John Baldessari, the Wry Teacher Who Became a Path-Breaking Pioneer of Conceptual Art, Has Died at 88

John Baldessari was a towering figure in the West Coast art scene who inspired a generation of students.

John Baldessari at the 2015 MOCA gala in Los Angeles, California. (Photo by Stefanie Keenan/WireImage for The Museum Of Contemporary Art, Los Angeles (MOCA))

Pioneering Conceptual artist John Baldessari, whose droll, witty work helped expand the definition of art and shaped a generation of artists who came after him, has died. He was 88. His gallery, Marian Goodman, confirmed his passing, though a cause of death was not immediately available.

The subject of over 200 solo exhibitions worldwide, Baldessari was a towering figure in contemporary art both literally (he was six feet, seven inches tall) and figuratively (he won numerous honors over the course of his career, including the Golden Lion for Lifetime Achievement at the Venice Biennale in 2009 and the National Medal of Arts).

The artist’s international fame also transcended the art world, earning him a cameo on The Simpsons in 2018—Baldessari did his own voice acting work, appearing at a gallery opening that is disrupted when a baby Bart Simpson destroys a sculpture.

Born in National City, California, in 1931, Baldessari was drawn to art from an early age, earning an MFA in 1957 at the current-day San Diego State University. He was a dedicated educator who started out teaching high school and eventually went on to hold prestigious posts at CalArts, UCLA and UC San Diego, instructing students including Mike Kelley, David Salle, Barbara Bloom, and Matt Mullican.

John Baldessari, Hot and Cold. Courtesy of the artist and Marian Goodman Gallery.

As a teacher, he did much to shape a now-mature generation of artists coming out of Los Angeles, who learned from his anything-goes attitude and accessible packaging of high-minded concepts. In a 2003 interview, he said of his teaching philosophy: “I set out to right all the things wrong with my own art education. But I found that you can’t really teach art, you can just sort of set the stage for it.”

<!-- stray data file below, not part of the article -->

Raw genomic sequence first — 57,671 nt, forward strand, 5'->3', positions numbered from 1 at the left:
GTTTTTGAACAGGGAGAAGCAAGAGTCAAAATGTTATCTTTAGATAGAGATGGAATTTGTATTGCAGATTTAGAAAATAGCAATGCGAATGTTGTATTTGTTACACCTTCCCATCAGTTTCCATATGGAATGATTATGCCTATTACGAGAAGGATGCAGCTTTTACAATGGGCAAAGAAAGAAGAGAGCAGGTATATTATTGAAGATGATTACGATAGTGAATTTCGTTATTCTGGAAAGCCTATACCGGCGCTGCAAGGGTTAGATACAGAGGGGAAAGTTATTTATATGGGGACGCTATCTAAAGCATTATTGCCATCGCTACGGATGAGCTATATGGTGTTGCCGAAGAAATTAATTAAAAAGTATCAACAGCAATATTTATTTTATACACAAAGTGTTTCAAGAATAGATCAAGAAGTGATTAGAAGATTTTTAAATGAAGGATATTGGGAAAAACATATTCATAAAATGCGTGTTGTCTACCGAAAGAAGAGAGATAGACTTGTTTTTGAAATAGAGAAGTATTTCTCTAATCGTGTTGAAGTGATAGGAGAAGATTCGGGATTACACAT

Baldessari—who remained mild-mannered and good humored even as his star rose—found success as a teacher before he gained acclaim as an artist. His first major work, in 1970, involved destroying everything that had come before in a dramatic piece of performance art titled The Cremation Project. Baldessari burned every painting he had made between 1953 and 1966 and baked the ashes into cookies that he displayed at the Museum of Modern Art in New York’s 1970 Conceptual art survey, “Information.”

It was a rejection of what he had been taught, that “painting and sculpture were the only acceptable forms of art,” Baldessari told the Wall Street Journal. Though he counts Giotto, Goya, and Henri Matisse among his favorite artists, he felt called to push the bounds of art. In doing so, he helped give birth to the Conceptual art movement. Years later, the Los Angeles Times art critic Christopher Knight would describe him as “arguably America’s most influential Conceptual artist.”

John Baldessari, Frames and Ribbon [detail] (1988). © John Baldessari.

John Baldessari, Frames and Ribbon [detail] (1988). © John Baldessari.

The Cremation Project marked the beginning of a career that would be defined by restless and relentless experimentation. “I figured nobody was looking, nobody was caring, and I would try to figure out what art was for me,” Baldessari recalled during a talk at the Venice Biennale the year he was honored.